With our understanding of biblical symbolism, we can see that in these Synoptic Gospel Transfiguration stories Moses and Elijah function as symbols for the Torah and for the Prophetic Traditions respectively. The Torah and the Prophets together constituted the sacred Scriptures for most Jews and for the earliest Christians during the time in which the Synoptic Gospels were written. Symbolically, these Transfiguration stories may have been intended to proclaim that Jesus is in the “same league” with Moses and Elijah. By means of these stories Jesus and the words of Jesus are validated as on the same level of authority as the sacred Scriptures as the Scriptures were known at that time. (The so-called Writings had not yet been canonized.) From the standpoint of those who first heard or read the Transfiguration account in Mark, Jesus’ words and Jesus as a person were validated within these accounts by God God’s self by means of the very impressive voice from the cloud saying, “This is my Beloved Son! Listen to him!” In the story after the cloud moved away, the three awe-stricken disciples are said to have seen no one there except Jesus. Moses and Elijah were gone.

Symbolically, therefore, both the Torah and the Prophetic traditions were also no longer to be seen nor heard. At this point the message intended almost certainly was to indicate vividly that Jesus and the words of Jesus have replaced the Torah and the Prophets as sacred authorities for followers of Jesus. The Transfiguration account in Mark 9:2-9, therefore, served to validate the entire “Gospel of Jesus Christ (Mark) much as the “Burning Bush” account in Exodus served as a validation of the entire book of Exodus or even of the entire Torah. When the Matthean and Lukan redactors included the Markan Transfiguration account in their expanded Gospels, the Transfiguration accounts served the same purpose in those documents as validation stories for those documents.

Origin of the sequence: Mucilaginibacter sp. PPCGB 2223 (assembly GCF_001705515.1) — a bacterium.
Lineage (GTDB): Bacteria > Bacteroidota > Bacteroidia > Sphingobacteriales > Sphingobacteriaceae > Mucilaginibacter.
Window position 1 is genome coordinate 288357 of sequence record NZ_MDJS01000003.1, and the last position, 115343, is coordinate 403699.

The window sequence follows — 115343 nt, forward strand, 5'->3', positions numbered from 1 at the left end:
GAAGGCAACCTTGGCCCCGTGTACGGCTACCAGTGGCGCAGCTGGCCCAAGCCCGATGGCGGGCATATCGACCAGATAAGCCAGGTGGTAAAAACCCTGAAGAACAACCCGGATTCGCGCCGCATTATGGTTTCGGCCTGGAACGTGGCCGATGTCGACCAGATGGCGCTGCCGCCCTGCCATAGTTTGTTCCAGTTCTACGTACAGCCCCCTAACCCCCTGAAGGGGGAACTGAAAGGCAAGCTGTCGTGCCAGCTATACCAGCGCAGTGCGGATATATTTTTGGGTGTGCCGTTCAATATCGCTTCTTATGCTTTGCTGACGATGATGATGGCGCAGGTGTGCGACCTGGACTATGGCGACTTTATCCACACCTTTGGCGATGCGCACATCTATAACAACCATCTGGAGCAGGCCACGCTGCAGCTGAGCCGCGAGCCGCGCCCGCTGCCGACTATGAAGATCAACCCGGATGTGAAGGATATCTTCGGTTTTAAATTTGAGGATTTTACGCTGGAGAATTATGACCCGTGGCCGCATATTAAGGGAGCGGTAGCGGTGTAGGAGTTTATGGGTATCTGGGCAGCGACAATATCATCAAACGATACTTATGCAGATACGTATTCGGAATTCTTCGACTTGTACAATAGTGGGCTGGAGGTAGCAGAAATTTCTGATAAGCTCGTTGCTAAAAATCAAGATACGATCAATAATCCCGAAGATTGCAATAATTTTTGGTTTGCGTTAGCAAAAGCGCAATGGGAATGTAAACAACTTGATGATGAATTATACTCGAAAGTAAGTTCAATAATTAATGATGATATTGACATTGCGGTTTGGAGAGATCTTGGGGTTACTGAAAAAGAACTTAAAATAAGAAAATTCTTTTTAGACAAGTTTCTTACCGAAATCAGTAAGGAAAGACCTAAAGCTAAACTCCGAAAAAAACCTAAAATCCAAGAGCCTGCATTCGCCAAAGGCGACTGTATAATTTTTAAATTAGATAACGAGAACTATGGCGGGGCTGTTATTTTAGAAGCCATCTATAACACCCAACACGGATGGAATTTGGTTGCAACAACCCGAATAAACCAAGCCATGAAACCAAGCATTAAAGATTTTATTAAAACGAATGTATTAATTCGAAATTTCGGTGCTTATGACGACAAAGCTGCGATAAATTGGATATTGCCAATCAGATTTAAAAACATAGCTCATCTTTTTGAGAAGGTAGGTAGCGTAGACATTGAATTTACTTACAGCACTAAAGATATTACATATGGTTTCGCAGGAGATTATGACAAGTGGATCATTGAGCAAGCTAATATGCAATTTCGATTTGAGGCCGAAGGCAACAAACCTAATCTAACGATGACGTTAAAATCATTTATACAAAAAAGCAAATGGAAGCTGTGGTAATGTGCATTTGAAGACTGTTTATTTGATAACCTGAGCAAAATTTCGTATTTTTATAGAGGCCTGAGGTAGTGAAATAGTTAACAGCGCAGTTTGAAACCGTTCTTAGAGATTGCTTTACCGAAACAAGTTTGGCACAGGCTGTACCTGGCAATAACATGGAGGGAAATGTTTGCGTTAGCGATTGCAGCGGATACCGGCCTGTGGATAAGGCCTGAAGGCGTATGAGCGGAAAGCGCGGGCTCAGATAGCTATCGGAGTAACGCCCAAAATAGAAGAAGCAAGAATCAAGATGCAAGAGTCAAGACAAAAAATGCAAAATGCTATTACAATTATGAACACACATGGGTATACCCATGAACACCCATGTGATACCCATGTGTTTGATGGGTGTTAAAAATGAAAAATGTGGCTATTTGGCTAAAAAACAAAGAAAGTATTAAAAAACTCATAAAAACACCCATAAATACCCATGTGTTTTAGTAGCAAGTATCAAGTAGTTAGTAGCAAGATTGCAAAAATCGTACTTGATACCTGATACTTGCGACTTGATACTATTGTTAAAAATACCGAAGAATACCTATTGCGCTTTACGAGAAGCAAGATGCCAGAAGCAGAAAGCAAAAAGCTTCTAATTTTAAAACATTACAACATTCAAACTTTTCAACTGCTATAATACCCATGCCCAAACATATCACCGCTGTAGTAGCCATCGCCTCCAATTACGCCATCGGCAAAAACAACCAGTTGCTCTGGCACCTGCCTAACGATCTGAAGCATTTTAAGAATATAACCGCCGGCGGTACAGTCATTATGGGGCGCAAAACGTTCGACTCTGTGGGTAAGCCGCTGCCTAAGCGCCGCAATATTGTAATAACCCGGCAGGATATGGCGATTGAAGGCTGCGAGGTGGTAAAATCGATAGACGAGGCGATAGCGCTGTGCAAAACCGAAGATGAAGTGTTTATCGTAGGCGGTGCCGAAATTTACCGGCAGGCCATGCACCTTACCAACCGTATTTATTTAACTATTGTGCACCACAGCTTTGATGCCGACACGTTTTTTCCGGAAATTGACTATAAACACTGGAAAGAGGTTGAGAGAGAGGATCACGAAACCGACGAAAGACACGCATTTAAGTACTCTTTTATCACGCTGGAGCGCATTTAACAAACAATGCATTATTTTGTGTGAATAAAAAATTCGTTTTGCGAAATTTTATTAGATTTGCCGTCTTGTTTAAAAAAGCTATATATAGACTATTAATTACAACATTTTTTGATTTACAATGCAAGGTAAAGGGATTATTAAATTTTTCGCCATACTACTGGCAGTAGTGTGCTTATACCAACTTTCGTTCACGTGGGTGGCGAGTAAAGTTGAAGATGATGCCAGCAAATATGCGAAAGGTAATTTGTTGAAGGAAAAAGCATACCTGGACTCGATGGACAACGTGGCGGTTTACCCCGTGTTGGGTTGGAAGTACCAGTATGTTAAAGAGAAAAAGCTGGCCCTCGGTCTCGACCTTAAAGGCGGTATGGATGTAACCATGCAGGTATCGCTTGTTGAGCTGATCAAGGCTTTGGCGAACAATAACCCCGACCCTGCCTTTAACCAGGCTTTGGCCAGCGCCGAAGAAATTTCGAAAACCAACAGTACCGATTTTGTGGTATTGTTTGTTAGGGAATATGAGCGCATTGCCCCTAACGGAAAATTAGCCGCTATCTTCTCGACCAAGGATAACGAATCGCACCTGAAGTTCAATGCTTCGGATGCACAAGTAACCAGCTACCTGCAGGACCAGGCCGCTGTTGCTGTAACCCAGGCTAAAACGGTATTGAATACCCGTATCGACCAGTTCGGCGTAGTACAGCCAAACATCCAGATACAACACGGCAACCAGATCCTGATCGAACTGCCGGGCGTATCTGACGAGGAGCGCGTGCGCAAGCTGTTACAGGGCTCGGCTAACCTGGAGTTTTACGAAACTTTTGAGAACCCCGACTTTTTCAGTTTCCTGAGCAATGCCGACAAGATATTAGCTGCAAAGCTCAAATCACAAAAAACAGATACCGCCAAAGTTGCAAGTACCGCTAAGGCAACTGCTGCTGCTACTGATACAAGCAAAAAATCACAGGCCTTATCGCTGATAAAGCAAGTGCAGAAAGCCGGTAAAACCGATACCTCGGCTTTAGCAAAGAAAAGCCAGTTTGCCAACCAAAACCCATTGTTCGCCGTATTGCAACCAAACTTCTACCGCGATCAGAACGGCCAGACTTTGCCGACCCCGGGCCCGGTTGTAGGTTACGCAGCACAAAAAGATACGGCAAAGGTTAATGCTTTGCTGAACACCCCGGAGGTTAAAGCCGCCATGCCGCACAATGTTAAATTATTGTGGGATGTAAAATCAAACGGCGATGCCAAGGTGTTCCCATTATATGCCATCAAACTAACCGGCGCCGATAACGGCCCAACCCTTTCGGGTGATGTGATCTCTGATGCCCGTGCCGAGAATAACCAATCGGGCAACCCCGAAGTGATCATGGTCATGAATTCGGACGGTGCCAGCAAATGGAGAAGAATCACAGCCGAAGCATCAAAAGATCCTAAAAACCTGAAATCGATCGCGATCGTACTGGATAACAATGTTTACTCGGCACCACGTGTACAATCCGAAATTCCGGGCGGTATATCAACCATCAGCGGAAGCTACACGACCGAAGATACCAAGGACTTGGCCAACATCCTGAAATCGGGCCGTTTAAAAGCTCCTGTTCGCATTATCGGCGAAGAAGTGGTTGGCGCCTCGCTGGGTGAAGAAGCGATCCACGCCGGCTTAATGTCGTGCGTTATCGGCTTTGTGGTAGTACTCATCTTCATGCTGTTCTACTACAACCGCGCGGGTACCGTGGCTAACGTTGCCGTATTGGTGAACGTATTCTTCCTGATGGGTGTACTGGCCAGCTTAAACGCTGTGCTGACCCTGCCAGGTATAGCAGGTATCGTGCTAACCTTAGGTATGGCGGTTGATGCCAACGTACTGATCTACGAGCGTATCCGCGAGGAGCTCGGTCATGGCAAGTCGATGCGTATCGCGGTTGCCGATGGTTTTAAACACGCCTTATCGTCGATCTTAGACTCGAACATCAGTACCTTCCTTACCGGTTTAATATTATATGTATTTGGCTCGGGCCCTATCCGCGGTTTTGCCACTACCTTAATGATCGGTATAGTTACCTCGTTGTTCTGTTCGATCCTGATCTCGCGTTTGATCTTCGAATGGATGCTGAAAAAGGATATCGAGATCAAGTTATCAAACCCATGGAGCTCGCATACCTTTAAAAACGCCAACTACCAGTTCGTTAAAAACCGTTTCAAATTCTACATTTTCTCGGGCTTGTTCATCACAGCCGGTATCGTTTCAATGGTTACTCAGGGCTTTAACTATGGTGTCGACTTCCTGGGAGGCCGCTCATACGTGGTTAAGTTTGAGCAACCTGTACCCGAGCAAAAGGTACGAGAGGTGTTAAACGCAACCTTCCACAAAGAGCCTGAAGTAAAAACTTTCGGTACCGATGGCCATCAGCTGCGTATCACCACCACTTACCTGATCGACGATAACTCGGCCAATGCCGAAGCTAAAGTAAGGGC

The writers of the Fourth Gospel chose to validate their account also, but not by using the Markan Transfiguration account. Instead, they validated the Fourth Gospel by their use of the great “I Am” statements that they have the Johannine Jesus express in key places in their document.

Thus we have the Four Gospels validated as “words of Jesus” and actually as “Word of God” that God God’s self directly and indirectly is said to have commanded us to hear as we transition from the Epiphany season to Ash Wednesday and to the Lenten season.

Lent 1, Cycle B

These four texts are linked by the themes of covenant and of baptism, as well as of trust and of obedience. All are appropriate for the Lenten season. They provide many possibilities for Lenten keynote messages.

Psalm 25:1-10

The psalmist makes no attempt to present before the Lord a facade of sinlessness. Instead, the psalmist stakes everything on trust in the Lord. The psalmist reminds the Lord that the Lord is widely known and characterized by mercy and steadfast love. Therefore, the psalmist asks the Lord to concentrate on the goodness of the Lord and to teach that goodness and that way of life to those who, like the psalmist, are humble sinners who are eager to live according to the terms of the covenant that the Lord God has established with God’s people. Although this psalm may be nearly three thousand years old, it is not outdated. It provides an excellent model for us, and for the people among whom we serve, for Lent and for all seasons.

Genesis 9:8-17

Among the various covenants described within our biblical accounts, this covenant of God with Noah, with the descendants of Noah, and with every living creature is the most inclusive and perhaps the most gracious on the part of God, the mighty power in the covenant. In this covenant God makes no demands; God makes only promises. It is affirmed in the text that every rainbow that every living creature will ever see will be a reminder to God and to every living creature of God’s everlasting mercy and grace.